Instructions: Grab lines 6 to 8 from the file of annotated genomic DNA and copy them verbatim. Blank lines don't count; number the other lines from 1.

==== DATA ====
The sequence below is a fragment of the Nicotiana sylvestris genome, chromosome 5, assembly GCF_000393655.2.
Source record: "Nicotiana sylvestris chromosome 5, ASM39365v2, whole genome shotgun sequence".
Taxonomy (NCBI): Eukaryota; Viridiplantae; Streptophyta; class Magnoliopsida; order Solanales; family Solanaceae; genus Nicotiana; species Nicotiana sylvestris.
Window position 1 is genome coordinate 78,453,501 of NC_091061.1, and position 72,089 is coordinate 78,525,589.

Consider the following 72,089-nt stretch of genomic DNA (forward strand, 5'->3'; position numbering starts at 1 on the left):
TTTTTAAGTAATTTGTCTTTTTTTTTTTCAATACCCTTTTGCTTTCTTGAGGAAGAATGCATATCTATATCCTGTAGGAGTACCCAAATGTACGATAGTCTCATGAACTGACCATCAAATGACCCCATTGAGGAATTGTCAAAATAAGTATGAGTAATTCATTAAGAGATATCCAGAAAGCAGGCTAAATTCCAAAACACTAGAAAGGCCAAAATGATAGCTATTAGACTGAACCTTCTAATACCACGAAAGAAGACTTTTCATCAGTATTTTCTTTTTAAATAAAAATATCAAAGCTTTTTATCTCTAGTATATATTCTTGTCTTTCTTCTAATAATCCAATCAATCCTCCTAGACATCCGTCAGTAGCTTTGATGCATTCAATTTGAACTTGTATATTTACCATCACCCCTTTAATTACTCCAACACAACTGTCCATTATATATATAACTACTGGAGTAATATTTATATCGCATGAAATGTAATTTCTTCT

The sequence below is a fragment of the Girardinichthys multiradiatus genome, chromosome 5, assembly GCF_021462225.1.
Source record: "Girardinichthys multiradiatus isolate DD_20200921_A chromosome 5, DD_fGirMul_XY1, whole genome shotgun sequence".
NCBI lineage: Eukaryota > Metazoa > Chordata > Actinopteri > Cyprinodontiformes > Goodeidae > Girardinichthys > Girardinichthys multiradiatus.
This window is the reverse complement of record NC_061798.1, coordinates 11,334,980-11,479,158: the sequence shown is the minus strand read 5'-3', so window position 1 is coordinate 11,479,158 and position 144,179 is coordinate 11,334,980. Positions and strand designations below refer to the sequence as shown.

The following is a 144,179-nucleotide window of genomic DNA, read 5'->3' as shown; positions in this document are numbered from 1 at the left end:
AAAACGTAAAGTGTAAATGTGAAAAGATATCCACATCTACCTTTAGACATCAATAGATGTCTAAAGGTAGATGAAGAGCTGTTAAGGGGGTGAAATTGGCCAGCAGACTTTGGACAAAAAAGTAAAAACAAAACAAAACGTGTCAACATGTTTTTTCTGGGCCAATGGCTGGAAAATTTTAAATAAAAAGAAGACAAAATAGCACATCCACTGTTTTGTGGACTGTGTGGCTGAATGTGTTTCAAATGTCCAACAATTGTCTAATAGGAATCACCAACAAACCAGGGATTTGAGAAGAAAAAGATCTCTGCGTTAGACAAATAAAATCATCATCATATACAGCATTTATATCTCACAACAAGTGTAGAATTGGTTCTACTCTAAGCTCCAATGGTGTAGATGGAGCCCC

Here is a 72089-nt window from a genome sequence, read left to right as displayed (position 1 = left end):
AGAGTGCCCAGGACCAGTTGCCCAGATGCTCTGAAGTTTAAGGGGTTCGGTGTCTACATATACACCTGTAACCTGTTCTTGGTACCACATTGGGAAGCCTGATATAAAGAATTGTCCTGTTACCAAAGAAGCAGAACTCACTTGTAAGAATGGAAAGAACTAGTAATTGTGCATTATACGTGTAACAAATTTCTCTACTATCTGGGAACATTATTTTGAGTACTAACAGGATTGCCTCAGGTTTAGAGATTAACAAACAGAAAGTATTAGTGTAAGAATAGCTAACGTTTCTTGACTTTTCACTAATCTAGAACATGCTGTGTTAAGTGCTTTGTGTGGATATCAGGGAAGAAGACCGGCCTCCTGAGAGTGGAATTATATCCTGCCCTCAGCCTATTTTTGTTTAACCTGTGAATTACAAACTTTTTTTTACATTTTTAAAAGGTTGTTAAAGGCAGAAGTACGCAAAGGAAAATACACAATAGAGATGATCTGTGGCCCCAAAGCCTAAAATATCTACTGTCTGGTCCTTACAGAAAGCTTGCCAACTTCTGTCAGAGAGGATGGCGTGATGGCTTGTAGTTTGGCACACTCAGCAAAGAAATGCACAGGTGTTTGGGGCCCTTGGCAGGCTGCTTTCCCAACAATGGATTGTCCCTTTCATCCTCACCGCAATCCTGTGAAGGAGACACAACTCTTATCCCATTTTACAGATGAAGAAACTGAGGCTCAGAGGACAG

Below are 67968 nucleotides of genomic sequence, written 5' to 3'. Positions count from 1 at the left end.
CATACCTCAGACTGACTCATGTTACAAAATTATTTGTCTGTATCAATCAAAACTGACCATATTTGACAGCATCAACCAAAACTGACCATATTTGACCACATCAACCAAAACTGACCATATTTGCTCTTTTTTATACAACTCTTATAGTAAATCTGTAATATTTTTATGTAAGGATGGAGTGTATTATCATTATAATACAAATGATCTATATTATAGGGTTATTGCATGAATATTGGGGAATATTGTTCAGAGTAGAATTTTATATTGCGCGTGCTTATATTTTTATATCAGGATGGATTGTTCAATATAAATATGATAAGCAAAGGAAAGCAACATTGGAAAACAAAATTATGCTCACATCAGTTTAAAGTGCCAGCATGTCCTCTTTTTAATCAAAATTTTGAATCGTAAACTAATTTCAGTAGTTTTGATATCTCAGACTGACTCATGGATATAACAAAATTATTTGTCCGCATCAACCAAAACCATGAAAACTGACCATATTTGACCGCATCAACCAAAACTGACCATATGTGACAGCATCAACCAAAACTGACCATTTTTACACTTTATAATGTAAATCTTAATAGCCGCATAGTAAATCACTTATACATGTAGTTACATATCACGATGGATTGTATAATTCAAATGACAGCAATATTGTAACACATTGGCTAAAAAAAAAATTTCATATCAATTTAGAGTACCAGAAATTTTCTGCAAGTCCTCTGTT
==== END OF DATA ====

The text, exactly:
TTTTTAAGTAATTTGTCTTTTTTTTTTTCAATACCCTTTTGCTTTCTTGAGGAAGAATGCATATCTATATCCTGTAGGAGTACCCAAATGTACGATAGTCTCATGAACTGACCATCAAATGACCCCATTGAGGAATTGTCAAAATAAGTATGAGTAATTCATTAAGAGATATCCAGAAAGCAGGCTAAATTCCAAAACACTAGAAAGGCCAAAATGATAGCTATTAGACTGAACCTTCTAATACCACGAAAGAAGACTTTTCATCAGTATTTTCTTTTTAAATAAAAATATCAAAGCTTTTTATCTCTAGTATATATTCTTGTCTTTCTTCTAATAATCCAATCAATCCTCCTAGACATCCGTCAGTAGCTTTGATGCATTCAATTTGAACTTGTATATTTACCATCACCCCTTTAATTACTCCAACACAACTGTCCATTATATATATAACTACTGGAGTAATATTTATATCGCATGAAATGTAATTTCTTCT

The sequence below is a fragment of the Girardinichthys multiradiatus genome, chromosome 5, assembly GCF_021462225.1.
Source record: "Girardinichthys multiradiatus isolate DD_20200921_A chromosome 5, DD_fGirMul_XY1, whole genome shotgun sequence".